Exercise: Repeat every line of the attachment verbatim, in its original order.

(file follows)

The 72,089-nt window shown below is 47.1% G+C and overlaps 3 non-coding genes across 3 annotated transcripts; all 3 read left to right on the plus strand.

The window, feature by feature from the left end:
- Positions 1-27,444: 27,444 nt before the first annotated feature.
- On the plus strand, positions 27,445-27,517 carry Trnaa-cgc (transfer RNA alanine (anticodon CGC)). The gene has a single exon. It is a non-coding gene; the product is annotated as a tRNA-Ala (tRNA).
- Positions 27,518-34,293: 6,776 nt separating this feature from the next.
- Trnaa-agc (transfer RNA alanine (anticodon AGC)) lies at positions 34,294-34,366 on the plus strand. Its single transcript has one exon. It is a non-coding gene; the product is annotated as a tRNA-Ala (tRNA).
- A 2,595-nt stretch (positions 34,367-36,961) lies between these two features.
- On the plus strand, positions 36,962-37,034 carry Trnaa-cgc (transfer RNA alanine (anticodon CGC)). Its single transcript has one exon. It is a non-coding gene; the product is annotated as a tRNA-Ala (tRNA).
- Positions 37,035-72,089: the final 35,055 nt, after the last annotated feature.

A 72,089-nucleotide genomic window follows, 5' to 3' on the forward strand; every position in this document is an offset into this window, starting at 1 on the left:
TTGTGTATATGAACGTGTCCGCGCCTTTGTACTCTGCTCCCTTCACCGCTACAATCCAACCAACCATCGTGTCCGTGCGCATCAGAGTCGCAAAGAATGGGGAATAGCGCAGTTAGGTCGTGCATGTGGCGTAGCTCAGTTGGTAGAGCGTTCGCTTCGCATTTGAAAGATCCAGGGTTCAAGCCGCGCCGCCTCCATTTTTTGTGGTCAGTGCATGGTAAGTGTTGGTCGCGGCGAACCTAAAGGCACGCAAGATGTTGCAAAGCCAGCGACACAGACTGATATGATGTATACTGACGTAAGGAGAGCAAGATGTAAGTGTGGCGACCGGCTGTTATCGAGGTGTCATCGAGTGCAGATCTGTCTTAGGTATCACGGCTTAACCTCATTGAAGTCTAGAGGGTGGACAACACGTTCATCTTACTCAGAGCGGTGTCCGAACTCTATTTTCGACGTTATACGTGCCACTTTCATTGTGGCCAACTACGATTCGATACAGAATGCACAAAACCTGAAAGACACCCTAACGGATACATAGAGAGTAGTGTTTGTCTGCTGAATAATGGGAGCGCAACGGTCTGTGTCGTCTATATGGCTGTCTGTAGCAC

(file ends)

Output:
The 72,089-nt window shown below is 47.1% G+C and overlaps 3 non-coding genes across 3 annotated transcripts; all 3 read left to right on the plus strand.

The window, feature by feature from the left end:
- Positions 1-27,444: 27,444 nt before the first annotated feature.
- On the plus strand, positions 27,445-27,517 carry Trnaa-cgc (transfer RNA alanine (anticodon CGC)). The gene has a single exon. It is a non-coding gene; the product is annotated as a tRNA-Ala (tRNA).
- Positions 27,518-34,293: 6,776 nt separating this feature from the next.
- Trnaa-agc (transfer RNA alanine (anticodon AGC)) lies at positions 34,294-34,366 on the plus strand. Its single transcript has one exon. It is a non-coding gene; the product is annotated as a tRNA-Ala (tRNA).
- A 2,595-nt stretch (positions 34,367-36,961) lies between these two features.
- On the plus strand, positions 36,962-37,034 carry Trnaa-cgc (transfer RNA alanine (anticodon CGC)). Its single transcript has one exon. It is a non-coding gene; the product is annotated as a tRNA-Ala (tRNA).
- Positions 37,035-72,089: the final 35,055 nt, after the last annotated feature.

A 72,089-nucleotide genomic window follows, 5' to 3' on the forward strand; every position in this document is an offset into this window, starting at 1 on the left:
TTGTGTATATGAACGTGTCCGCGCCTTTGTACTCTGCTCCCTTCACCGCTACAATCCAACCAACCATCGTGTCCGTGCGCATCAGAGTCGCAAAGAATGGGGAATAGCGCAGTTAGGTCGTGCATGTGGCGTAGCTCAGTTGGTAGAGCGTTCGCTTCGCATTTGAAAGATCCAGGGTTCAAGCCGCGCCGCCTCCATTTTTTGTGGTCAGTGCATGGTAAGTGTTGGTCGCGGCGAACCTAAAGGCACGCAAGATGTTGCAAAGCCAGCGACACAGACTGATATGATGTATACTGACGTAAGGAGAGCAAGATGTAAGTGTGGCGACCGGCTGTTATCGAGGTGTCATCGAGTGCAGATCTGTCTTAGGTATCACGGCTTAACCTCATTGAAGTCTAGAGGGTGGACAACACGTTCATCTTACTCAGAGCGGTGTCCGAACTCTATTTTCGACGTTATACGTGCCACTTTCATTGTGGCCAACTACGATTCGATACAGAATGCACAAAACCTGAAAGACACCCTAACGGATACATAGAGAGTAGTGTTTGTCTGCTGAATAATGGGAGCGCAACGGTCTGTGTCGTCTATATGGCTGTCTGTAGCAC